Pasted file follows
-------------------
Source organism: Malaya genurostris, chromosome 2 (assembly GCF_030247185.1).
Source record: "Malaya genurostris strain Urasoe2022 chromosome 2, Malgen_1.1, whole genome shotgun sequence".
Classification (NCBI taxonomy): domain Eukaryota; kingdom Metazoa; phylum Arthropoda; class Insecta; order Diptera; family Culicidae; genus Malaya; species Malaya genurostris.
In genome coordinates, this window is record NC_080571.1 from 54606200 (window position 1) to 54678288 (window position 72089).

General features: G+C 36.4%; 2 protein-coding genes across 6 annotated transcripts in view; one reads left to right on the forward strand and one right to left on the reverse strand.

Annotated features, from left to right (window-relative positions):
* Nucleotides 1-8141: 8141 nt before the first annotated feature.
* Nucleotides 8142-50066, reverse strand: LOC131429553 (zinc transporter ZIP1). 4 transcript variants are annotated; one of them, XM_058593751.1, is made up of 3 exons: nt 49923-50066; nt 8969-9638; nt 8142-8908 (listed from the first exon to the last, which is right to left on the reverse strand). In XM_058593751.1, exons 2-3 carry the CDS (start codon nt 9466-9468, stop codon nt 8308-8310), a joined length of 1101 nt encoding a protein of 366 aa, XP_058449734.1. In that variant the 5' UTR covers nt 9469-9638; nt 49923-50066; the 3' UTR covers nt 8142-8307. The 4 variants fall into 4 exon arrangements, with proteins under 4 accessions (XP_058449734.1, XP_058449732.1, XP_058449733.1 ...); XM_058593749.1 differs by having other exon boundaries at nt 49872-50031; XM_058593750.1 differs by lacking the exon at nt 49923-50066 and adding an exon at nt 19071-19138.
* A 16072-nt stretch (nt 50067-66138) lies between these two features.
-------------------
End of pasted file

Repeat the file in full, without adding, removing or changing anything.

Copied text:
Source organism: Malaya genurostris, chromosome 2 (assembly GCF_030247185.1).
Source record: "Malaya genurostris strain Urasoe2022 chromosome 2, Malgen_1.1, whole genome shotgun sequence".
Classification (NCBI taxonomy): domain Eukaryota; kingdom Metazoa; phylum Arthropoda; class Insecta; order Diptera; family Culicidae; genus Malaya; species Malaya genurostris.
In genome coordinates, this window is record NC_080571.1 from 54606200 (window position 1) to 54678288 (window position 72089).

General features: G+C 36.4%; 2 protein-coding genes across 6 annotated transcripts in view; one reads left to right on the forward strand and one right to left on the reverse strand.

Annotated features, from left to right (window-relative positions):
* Nucleotides 1-8141: 8141 nt before the first annotated feature.
* Nucleotides 8142-50066, reverse strand: LOC131429553 (zinc transporter ZIP1). 4 transcript variants are annotated; one of them, XM_058593751.1, is made up of 3 exons: nt 49923-50066; nt 8969-9638; nt 8142-8908 (listed from the first exon to the last, which is right to left on the reverse strand). In XM_058593751.1, exons 2-3 carry the CDS (start codon nt 9466-9468, stop codon nt 8308-8310), a joined length of 1101 nt encoding a protein of 366 aa, XP_058449734.1. In that variant the 5' UTR covers nt 9469-9638; nt 49923-50066; the 3' UTR covers nt 8142-8307. The 4 variants fall into 4 exon arrangements, with proteins under 4 accessions (XP_058449734.1, XP_058449732.1, XP_058449733.1 ...); XM_058593749.1 differs by having other exon boundaries at nt 49872-50031; XM_058593750.1 differs by lacking the exon at nt 49923-50066 and adding an exon at nt 19071-19138.
* A 16072-nt stretch (nt 50067-66138) lies between these two features.